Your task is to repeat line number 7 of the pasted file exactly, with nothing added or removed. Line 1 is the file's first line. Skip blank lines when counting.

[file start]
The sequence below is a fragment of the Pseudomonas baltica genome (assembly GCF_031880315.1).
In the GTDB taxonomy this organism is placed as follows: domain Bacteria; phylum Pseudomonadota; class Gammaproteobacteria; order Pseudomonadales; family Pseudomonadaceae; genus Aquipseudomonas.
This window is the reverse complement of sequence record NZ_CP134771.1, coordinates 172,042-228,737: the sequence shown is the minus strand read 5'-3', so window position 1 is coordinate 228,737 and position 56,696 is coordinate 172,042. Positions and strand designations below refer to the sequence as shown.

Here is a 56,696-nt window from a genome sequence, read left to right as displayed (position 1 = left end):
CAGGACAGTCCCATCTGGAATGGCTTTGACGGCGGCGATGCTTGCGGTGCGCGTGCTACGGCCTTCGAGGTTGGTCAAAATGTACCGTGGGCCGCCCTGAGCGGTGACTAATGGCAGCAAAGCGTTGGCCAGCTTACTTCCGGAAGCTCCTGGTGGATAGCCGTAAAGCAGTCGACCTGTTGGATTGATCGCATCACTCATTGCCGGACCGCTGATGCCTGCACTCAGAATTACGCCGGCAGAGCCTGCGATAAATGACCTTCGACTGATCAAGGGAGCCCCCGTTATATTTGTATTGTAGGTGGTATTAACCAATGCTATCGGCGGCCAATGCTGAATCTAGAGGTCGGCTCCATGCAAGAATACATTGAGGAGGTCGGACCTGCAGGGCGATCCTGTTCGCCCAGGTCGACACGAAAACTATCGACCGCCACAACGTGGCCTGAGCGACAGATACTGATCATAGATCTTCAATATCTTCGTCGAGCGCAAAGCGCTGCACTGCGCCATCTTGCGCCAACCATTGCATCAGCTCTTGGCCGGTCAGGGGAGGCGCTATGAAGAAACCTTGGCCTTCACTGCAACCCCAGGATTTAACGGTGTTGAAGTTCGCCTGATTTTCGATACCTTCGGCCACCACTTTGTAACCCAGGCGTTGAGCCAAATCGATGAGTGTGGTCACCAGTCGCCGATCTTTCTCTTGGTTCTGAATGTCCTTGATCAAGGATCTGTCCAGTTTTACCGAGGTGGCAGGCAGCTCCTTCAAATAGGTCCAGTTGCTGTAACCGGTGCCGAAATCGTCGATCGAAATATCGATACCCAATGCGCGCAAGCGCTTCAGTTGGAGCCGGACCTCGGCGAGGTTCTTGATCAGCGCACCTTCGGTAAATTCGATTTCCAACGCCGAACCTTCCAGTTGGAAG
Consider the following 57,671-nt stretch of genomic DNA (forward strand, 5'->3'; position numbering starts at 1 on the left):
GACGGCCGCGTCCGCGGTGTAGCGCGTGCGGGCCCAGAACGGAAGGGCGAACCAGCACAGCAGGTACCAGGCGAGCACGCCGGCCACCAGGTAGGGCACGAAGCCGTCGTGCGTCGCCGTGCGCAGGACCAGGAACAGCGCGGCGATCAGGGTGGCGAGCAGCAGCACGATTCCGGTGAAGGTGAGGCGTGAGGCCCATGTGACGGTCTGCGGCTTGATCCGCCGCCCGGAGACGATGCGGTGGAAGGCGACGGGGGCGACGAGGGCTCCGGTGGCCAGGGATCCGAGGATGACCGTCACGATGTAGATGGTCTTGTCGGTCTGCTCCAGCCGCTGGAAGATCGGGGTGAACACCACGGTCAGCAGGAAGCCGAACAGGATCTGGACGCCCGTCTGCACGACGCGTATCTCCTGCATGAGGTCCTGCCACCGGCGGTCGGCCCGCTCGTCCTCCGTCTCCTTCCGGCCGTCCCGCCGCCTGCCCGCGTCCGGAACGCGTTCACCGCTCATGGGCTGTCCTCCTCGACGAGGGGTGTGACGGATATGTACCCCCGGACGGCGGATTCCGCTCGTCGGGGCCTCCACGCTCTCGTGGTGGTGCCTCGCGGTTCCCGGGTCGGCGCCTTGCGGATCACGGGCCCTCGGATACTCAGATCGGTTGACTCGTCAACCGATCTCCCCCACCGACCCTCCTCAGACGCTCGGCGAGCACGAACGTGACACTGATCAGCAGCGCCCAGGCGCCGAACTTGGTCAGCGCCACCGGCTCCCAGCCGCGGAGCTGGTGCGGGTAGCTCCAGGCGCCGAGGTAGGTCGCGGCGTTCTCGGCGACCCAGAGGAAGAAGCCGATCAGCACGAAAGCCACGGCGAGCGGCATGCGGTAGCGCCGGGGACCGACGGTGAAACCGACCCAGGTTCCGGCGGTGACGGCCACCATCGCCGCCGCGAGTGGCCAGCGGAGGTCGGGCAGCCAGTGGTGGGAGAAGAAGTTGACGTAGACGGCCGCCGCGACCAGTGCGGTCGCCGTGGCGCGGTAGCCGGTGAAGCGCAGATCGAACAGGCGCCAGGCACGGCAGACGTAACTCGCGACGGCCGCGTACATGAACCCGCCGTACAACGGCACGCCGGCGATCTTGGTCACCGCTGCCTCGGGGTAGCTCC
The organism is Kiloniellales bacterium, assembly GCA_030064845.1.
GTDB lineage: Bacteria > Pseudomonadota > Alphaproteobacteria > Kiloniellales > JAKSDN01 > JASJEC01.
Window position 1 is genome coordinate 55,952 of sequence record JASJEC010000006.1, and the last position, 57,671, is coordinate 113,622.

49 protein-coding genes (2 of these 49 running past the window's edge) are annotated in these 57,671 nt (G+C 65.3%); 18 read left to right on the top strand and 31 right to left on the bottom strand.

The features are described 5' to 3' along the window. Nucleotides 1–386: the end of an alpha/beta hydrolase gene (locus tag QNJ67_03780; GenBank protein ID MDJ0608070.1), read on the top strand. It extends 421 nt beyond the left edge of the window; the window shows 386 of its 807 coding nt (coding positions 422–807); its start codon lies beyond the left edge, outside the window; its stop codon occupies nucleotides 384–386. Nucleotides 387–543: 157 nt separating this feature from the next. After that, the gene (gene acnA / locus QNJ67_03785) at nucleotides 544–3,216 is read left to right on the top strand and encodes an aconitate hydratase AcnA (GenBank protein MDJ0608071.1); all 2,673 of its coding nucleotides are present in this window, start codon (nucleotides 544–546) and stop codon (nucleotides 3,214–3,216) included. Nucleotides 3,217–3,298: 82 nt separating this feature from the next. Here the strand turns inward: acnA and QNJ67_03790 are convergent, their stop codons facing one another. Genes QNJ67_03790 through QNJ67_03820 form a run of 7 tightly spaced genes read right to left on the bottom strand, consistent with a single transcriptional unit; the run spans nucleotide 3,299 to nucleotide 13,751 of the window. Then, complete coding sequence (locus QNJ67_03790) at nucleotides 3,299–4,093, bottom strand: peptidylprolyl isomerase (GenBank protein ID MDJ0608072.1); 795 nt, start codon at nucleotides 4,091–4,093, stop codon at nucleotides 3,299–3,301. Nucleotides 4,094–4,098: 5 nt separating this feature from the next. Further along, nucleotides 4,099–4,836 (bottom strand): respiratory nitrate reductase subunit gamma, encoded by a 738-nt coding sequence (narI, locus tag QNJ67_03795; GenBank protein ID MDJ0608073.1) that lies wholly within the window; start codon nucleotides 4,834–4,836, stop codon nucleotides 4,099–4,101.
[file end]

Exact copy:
GACGGCCGCGTCCGCGGTGTAGCGCGTGCGGGCCCAGAACGGAAGGGCGAACCAGCACAGCAGGTACCAGGCGAGCACGCCGGCCACCAGGTAGGGCACGAAGCCGTCGTGCGTCGCCGTGCGCAGGACCAGGAACAGCGCGGCGATCAGGGTGGCGAGCAGCAGCACGATTCCGGTGAAGGTGAGGCGTGAGGCCCATGTGACGGTCTGCGGCTTGATCCGCCGCCCGGAGACGATGCGGTGGAAGGCGACGGGGGCGACGAGGGCTCCGGTGGCCAGGGATCCGAGGATGACCGTCACGATGTAGATGGTCTTGTCGGTCTGCTCCAGCCGCTGGAAGATCGGGGTGAACACCACGGTCAGCAGGAAGCCGAACAGGATCTGGACGCCCGTCTGCACGACGCGTATCTCCTGCATGAGGTCCTGCCACCGGCGGTCGGCCCGCTCGTCCTCCGTCTCCTTCCGGCCGTCCCGCCGCCTGCCCGCGTCCGGAACGCGTTCACCGCTCATGGGCTGTCCTCCTCGACGAGGGGTGTGACGGATATGTACCCCCGGACGGCGGATTCCGCTCGTCGGGGCCTCCACGCTCTCGTGGTGGTGCCTCGCGGTTCCCGGGTCGGCGCCTTGCGGATCACGGGCCCTCGGATACTCAGATCGGTTGACTCGTCAACCGATCTCCCCCACCGACCCTCCTCAGACGCTCGGCGAGCACGAACGTGACACTGATCAGCAGCGCCCAGGCGCCGAACTTGGTCAGCGCCACCGGCTCCCAGCCGCGGAGCTGGTGCGGGTAGCTCCAGGCGCCGAGGTAGGTCGCGGCGTTCTCGGCGACCCAGAGGAAGAAGCCGATCAGCACGAAAGCCACGGCGAGCGGCATGCGGTAGCGCCGGGGACCGACGGTGAAACCGACCCAGGTTCCGGCGGTGACGGCCACCATCGCCGCCGCGAGTGGCCAGCGGAGGTCGGGCAGCCAGTGGTGGGAGAAGAAGTTGACGTAGACGGCCGCCGCGACCAGTGCGGTCGCCGTGGCGCGGTAGCCGGTGAAGCGCAGATCGAACAGGCGCCAGGCACGGCAGACGTAACTCGCGACGGCCGCGTACATGAACCCGCCGTACAACGGCACGCCGGCGATCTTGGTCACCGCTGCCTCGGGGTAGCTCC